What's next:
The Rainier Beach staff plans to launch a fundraiser in October as part of an effort to reinstate the teaching positions that were cut. 

Rainier Beach is currently 33 students over enrollment projections and is among the schools to be allocated additional staff. 
Also of interest:
Students have also urged the district to expedite its plans to construct a new Rainier Beach school building, which is currently expected to be finished by 2025.

32 comments:

Anonymous said...

Staff have the right, per the contract, to refuse to certify a proposed budget. This triggers a union and district representative to come to that building and make their case. If the staff still refuse to certify the budget then the district could impose a budget. How many budgets were voted down? I don't know. Everyone saw this budget was inaccurate, SEA and PASS included, and yet no budgets were shot down.

This push back would have at least informed the district that their methodologies and numbers were totally wrong.

Why didn't staff vote it down over and over? How many knew they had that right? Why didn't SEA and PASS tell them? This was not inevitable.

Theo Moriarty

Anonymous said...

RBHS is not the only high school to offer 1/2 year history to sophomores. IHS 10th grade students are in the same situation and this is not new either.

Re-print

Melissa Westbrook said...

Mr. Moriarty, I concur.

Anonymous said...

It’s not just high schools and not just FRL schools. It’s EVERYWHERE. Our north end school cut a beloved gym teacher’s position to half time last year. What do you know, enrollment is up, the .5 FTE was reinstated but the staff has moved on. From an HR perspective, you don’t want to hire if you’ll have to lay off, but this scenario is a terrible operational outcome. Can we approach the board to adopt a policy that errs on the side of over projecting enrollment? Staff can be let go easier than they can be hired and the long term implications of what happened this year have far reaching implications, for affluent and especially for FRL schools.

Poor Planning

Melissa Westbrook said...

PP, you'd think the Board would finally get a clue and do something.

Anonymous said...

Today, my high school student daughter shared something concerning. Students sit at tables in one of her classes and get up to 3 points for participation. She learned today that her teacher had given her 2.5 points. She went to the teacher and asked why she hadn't gotten 3 points, pointing out that she pays attention, asks questions and doesn't talk during class. The teacher said she was right and would give her 3 points this time. But, the teacher told her that she won't be able to do that in the future because the other students at her table are black and two of them are not paying attention, but it wouldn't look good if she gave the only white student at the table 3 points.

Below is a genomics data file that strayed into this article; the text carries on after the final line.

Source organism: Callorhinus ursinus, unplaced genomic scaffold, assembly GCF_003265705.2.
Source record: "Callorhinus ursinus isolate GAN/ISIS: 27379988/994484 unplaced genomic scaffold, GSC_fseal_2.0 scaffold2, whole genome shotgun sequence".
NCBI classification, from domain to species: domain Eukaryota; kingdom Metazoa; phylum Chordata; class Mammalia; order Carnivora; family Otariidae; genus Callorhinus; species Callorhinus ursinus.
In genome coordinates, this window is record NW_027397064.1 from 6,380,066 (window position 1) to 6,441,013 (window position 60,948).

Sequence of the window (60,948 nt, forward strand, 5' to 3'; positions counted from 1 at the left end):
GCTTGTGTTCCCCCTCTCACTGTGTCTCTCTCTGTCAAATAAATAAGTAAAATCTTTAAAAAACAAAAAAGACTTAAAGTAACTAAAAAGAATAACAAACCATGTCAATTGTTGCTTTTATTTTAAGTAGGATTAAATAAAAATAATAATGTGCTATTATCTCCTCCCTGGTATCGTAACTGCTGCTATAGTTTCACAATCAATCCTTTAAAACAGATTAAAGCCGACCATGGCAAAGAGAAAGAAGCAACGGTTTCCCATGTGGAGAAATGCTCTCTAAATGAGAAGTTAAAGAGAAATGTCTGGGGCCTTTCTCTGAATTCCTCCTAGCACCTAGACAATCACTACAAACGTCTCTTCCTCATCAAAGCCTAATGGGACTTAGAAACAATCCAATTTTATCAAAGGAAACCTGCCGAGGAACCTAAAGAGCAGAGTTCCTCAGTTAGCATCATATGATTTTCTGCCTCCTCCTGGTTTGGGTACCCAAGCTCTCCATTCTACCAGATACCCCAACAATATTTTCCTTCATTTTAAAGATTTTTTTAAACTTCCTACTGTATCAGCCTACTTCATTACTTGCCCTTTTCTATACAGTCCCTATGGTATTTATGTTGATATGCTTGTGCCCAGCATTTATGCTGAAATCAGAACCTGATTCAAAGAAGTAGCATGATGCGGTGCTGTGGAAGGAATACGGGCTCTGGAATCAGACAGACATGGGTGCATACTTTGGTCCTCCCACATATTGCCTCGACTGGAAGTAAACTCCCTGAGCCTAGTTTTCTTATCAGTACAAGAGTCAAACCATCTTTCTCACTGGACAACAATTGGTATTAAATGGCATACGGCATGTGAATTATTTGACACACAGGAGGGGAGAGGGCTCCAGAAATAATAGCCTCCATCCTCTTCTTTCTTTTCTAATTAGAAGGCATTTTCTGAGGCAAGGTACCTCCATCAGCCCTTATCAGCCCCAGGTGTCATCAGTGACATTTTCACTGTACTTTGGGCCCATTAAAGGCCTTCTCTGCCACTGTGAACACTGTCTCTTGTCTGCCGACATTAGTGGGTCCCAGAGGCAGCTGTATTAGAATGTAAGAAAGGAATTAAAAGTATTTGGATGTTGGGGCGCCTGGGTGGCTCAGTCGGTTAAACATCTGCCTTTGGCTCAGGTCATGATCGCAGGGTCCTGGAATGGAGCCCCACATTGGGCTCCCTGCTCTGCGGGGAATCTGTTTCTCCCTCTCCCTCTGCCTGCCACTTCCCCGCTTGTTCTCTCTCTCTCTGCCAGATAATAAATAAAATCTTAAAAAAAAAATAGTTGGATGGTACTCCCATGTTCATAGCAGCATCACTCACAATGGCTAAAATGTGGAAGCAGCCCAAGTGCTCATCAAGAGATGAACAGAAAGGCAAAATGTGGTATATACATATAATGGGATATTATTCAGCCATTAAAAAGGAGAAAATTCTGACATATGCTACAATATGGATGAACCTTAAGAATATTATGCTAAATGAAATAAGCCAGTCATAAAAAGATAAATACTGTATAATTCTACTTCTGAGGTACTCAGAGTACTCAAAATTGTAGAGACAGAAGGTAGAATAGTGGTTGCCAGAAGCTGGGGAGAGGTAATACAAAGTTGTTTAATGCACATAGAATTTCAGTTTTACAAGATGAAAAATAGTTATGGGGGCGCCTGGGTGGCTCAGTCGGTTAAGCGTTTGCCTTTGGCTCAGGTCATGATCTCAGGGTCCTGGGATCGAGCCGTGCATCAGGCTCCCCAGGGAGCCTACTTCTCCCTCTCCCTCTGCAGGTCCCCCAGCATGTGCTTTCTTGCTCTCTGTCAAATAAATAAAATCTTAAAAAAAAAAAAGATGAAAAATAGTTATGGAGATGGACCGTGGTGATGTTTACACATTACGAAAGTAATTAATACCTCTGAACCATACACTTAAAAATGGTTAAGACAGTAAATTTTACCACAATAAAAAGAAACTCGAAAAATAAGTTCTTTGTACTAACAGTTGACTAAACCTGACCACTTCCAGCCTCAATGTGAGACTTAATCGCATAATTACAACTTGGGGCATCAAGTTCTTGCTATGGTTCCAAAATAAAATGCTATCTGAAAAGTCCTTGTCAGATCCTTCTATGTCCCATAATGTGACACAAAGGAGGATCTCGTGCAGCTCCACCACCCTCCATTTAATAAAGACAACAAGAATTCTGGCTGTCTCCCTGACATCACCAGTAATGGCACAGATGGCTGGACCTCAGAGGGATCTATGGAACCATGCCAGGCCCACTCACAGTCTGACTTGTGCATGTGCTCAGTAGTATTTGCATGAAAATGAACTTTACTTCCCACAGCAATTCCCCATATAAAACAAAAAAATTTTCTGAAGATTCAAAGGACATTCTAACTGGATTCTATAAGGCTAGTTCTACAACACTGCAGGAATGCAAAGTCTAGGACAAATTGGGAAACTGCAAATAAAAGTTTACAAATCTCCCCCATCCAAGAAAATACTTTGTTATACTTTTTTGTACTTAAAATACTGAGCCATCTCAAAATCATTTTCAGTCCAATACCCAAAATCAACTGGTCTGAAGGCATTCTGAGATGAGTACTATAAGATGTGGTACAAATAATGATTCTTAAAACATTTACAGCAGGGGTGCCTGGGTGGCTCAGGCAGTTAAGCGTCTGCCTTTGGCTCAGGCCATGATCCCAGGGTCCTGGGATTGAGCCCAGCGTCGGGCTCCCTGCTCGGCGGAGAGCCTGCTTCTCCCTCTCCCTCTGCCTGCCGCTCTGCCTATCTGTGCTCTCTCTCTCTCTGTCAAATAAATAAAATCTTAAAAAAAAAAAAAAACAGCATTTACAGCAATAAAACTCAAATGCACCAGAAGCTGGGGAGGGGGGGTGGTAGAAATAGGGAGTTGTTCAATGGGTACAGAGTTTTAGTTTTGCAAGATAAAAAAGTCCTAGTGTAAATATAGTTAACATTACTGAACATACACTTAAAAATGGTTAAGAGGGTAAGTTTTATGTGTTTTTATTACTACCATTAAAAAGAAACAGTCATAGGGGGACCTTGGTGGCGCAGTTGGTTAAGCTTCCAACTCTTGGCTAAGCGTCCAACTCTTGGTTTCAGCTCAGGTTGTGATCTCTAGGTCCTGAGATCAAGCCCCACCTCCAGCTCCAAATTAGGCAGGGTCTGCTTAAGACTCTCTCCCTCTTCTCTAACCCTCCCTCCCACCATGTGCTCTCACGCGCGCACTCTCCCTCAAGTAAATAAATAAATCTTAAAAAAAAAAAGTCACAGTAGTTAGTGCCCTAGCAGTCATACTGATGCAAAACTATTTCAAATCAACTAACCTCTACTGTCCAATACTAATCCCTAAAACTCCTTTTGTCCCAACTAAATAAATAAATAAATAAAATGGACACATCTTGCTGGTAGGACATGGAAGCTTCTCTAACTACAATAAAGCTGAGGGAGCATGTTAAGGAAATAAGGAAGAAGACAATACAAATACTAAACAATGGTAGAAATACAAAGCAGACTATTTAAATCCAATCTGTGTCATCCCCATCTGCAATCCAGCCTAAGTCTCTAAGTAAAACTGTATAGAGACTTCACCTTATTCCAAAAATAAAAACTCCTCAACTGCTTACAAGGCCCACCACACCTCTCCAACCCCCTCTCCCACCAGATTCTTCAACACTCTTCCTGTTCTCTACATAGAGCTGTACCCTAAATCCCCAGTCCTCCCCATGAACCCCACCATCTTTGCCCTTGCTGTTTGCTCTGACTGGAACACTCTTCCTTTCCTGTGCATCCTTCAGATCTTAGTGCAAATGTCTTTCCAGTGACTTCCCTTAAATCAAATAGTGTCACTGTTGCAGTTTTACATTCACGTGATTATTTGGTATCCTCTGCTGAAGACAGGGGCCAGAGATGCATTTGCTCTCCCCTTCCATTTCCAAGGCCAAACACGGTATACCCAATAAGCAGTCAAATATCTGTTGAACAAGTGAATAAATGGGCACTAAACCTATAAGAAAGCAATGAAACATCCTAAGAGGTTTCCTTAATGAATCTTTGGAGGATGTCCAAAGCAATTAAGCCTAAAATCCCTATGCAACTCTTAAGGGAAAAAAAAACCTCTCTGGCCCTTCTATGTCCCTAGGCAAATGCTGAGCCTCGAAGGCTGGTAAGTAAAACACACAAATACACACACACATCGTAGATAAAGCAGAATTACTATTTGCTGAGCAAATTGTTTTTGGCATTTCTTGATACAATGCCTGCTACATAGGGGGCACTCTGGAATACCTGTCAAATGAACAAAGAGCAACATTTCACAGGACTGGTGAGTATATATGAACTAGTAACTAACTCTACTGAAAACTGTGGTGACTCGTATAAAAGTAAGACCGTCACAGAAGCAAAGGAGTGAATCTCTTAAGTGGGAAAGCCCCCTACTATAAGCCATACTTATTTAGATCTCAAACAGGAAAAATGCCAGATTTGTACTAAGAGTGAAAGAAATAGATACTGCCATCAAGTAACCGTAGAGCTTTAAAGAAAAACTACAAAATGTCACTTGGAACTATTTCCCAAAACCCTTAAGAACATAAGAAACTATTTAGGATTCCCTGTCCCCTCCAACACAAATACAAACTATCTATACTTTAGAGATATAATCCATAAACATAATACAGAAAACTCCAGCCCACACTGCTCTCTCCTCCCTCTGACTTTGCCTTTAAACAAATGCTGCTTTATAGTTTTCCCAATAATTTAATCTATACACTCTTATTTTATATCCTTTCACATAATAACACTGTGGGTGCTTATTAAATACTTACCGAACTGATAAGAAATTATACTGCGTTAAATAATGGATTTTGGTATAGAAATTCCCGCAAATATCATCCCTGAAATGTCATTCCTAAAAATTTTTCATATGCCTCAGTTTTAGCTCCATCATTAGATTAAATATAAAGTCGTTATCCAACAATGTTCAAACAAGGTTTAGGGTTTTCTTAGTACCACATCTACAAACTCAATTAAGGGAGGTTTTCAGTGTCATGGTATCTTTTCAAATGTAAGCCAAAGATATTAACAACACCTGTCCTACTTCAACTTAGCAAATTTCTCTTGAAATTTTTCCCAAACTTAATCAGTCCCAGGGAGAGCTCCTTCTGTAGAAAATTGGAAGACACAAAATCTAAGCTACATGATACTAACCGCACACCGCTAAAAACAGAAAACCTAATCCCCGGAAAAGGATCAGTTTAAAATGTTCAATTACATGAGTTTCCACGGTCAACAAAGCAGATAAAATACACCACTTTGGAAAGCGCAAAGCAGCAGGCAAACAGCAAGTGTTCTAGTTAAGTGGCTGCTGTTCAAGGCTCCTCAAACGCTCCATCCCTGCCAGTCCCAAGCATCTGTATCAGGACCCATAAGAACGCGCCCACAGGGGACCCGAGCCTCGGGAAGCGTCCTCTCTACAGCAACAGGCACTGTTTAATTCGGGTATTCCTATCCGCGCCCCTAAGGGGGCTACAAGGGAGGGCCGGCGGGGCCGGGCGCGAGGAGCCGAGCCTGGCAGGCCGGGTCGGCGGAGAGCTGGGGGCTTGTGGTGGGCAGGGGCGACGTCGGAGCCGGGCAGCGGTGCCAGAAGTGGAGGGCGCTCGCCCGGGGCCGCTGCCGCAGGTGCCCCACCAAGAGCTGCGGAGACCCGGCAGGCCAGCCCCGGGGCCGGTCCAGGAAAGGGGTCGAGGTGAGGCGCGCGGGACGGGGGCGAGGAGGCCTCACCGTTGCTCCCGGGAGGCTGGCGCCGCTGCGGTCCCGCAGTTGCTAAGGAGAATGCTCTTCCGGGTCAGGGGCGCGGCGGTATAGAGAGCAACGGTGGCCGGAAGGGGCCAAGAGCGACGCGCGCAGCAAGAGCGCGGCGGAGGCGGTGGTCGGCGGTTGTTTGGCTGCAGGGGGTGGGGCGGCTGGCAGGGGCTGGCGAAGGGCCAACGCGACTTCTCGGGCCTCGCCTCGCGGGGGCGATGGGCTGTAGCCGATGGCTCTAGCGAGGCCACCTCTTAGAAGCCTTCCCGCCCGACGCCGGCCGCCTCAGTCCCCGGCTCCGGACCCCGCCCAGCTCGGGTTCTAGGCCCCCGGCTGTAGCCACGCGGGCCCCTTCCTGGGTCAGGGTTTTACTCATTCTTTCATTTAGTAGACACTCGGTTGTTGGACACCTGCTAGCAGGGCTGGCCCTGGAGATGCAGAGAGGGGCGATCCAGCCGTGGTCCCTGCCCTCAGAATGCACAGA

Is this the direction of the district under the new strategic plan? I'm just speechless. BTW, my kid has gone to very diverse schools since K and has had friends of all colors and backgrounds all her life.

Concerned Parent

kellie said...

Thanks Melissa for posting these two articles. There is a lot to unpack in both of them.

For those that are following this, here are some information sources.

Here is the link to the May 8th Board Work Session where staff presented their enrollment projections and quite vigorously defended why these projections needed to be "conservative" and why they were deliberately choosing to ignore post-open enrollment information, as not relevant to staffing.

https://www.seattleschools.org/UserFiles/Servers/Server_543/File/District/Departments/School%20Board/18-19%20agendas/May%208/20190508_PACKET_FINAL.pdf


The first day of school counts can not be found online. However, you can get a copy by contacting the board office and requesting the 9/5 Operations Committee Packet. That packet will contain the 9/4 enrollment counts for all schools. As poor planning noted, there were some pretty big misses at all grade levels. However, the biggest and most preventable misses were at high school this year.



kellie said...

Eric Blumhagen's essay is very well written and gets directly to the point. This situation was entirely preventable.

Eric's conclusion is also equally clear and illustrates the interconnections of budget, enrollment and capacity. The change we need to make is straightforward. We need to prioritize teachers and students in the budget process.

The phrase "it goes without saying" was practically invented for this situation. It should go without saying that prioritizing teachers and students in the budget is the core work of a school district. However, that simply is not the case with SPS.

I attended the 5/8/19 Board Work Session, and staff make their priorities quite clear during that meeting. It was stated that there was "not enough money to take the risk of over-staffing schools". They repeatedly mentioned that once teachers are in place, they are nearly impossible to remove, because of board and public pressure.

Because over-staffing a school building by even one teacher was so fiscally irresponsible, staff was very clear in their assertion that they only fiscally responsible option was truly to RIF teachers in June and then re-hire in October, if necessary.